Nanfang News: Foxconn to replace Shenzhen workers with robotsPosted: 08/2/2011 10:15 am
Gambling dens and gun arsenals shut down
The Guangdong province Public Security Bureau held a press conference in Guangzhou yesterday to show reporters the results of a crackdown on gunrunners in the province. A detective in charge of the operation said that as of July 25, 251 suspects have been detained for involvement in 730 gun-related incidents in Guangdong so far this year.
The detective said that 834 guns and 115,000 pieces of ammunition have been seized from 23 different gun dens. Police also said that many of the above cases involved underground gambling operations, and a large number were centered around Heyuan in the eastern part of the province.
Guangzhou bus stop name changes
Thirty-four bus stops in Guangzhou had their names changed yesterday. A list in Chinese of all the affected stops and the reasons for each name change can be found here. The first one we noticed was Binjiang East Road’s Binjiang Lu stop, now known as ‘Da Yuan Shuai Fu’ stop.
American pig farmer in the news
New Express is running a photo feature today on 48-year-old American Lee Hartmann who, after leaving a high-paying job in the United States two years ago, now runs a successful pig farm and pork distribution business out of Huadu.
“My wife is somewhere here in Asia,” said Hartmann, whose business extends across the continent, when asked by reporters about his personal life. “I just haven’t met her yet. That hasn’t stopped me from meeting women, though. Here on the farm I already have 5,000 girlfriends.”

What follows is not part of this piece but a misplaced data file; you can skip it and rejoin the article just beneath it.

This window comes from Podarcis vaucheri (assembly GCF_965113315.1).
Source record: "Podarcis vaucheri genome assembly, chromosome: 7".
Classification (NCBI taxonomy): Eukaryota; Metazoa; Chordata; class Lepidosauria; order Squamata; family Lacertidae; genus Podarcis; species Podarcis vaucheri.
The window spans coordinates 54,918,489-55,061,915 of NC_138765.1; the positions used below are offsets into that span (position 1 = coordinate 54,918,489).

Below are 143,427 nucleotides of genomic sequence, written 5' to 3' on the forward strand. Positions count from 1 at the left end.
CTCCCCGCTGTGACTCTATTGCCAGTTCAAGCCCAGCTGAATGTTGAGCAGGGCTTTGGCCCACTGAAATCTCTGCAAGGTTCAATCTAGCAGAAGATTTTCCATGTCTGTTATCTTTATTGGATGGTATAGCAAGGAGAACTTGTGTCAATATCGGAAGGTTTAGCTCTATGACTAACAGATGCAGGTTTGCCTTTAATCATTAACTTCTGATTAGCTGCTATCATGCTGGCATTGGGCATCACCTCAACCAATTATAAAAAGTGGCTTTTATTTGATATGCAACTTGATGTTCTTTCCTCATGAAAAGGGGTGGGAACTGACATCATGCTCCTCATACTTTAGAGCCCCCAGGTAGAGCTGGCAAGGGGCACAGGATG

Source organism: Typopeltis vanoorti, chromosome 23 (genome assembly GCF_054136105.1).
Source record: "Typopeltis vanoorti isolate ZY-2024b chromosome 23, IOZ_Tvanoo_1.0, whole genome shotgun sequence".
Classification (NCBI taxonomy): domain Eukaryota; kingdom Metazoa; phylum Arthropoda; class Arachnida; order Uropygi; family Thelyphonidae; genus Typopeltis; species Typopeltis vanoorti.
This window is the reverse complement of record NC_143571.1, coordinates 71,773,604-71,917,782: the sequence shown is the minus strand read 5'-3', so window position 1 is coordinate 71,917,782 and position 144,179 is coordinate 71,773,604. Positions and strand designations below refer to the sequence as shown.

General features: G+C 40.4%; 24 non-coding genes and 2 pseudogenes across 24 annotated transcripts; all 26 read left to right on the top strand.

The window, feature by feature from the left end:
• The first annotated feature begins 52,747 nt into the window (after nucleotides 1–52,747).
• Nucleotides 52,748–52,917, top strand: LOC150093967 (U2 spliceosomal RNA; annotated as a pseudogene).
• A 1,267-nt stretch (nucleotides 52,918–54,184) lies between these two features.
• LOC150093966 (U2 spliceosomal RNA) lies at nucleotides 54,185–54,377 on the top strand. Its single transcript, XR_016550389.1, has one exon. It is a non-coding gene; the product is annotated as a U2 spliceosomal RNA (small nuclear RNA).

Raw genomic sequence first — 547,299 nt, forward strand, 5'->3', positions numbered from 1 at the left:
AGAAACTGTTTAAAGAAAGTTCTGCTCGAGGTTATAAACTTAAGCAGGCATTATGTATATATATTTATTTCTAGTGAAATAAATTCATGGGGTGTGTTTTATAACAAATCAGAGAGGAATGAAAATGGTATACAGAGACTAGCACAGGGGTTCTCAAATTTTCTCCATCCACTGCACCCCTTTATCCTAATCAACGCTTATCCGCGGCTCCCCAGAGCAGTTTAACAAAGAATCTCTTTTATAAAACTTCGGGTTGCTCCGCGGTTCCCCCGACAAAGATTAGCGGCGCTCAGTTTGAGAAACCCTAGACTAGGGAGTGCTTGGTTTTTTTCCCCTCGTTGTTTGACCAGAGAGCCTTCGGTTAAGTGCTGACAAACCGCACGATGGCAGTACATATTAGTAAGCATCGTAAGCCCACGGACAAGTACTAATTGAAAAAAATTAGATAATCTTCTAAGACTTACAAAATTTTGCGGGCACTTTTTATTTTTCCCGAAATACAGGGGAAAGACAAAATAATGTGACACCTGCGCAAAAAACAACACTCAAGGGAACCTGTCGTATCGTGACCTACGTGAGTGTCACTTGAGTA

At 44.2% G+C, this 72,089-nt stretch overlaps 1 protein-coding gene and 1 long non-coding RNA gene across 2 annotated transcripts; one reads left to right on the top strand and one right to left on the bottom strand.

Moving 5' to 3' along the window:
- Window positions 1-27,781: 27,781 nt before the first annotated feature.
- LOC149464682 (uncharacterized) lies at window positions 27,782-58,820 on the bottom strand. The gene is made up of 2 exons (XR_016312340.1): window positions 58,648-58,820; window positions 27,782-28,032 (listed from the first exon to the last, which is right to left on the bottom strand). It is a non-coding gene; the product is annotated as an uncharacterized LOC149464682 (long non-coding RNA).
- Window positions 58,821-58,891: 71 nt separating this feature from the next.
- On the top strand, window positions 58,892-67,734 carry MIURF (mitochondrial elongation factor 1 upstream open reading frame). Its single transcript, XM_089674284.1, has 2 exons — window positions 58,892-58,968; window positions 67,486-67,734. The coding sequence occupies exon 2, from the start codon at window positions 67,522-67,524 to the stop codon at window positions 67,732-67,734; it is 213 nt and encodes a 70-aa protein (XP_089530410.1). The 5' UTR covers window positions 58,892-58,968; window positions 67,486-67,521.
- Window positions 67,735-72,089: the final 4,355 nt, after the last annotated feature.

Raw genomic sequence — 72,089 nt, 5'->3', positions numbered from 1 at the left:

More Foxconn jumpers coming soon
Foxconn founder and CEO Terry Gou announced last week that the world’s largest contract manufacturer will introduce a million robots into the company’s workforce over the next three years and plans to have 300,000 worker bots up and running by next year. Gou said that Foxconn’s two major campuses in Shenzhen will gradually be converted into R&D centers.
Foxconn ‘only’ has 1.2 million employees, so while we suspect that those soon to be laid off could end up as human batteries, providing just enough organic energy for robots to win the company ‘green’ industry government subsidies, it’s probably more likely that soon-to-be redundant workers will all just be dumped off in Dongguan.
Yesterday was Army Day, which got soldiers across the country a whole half-day of reprieve from all the wars China’s currently involved in. For one Guangzhou platoon, a morning lesson in how to rip out someone’s tongue was followed by a scaled-down runway show.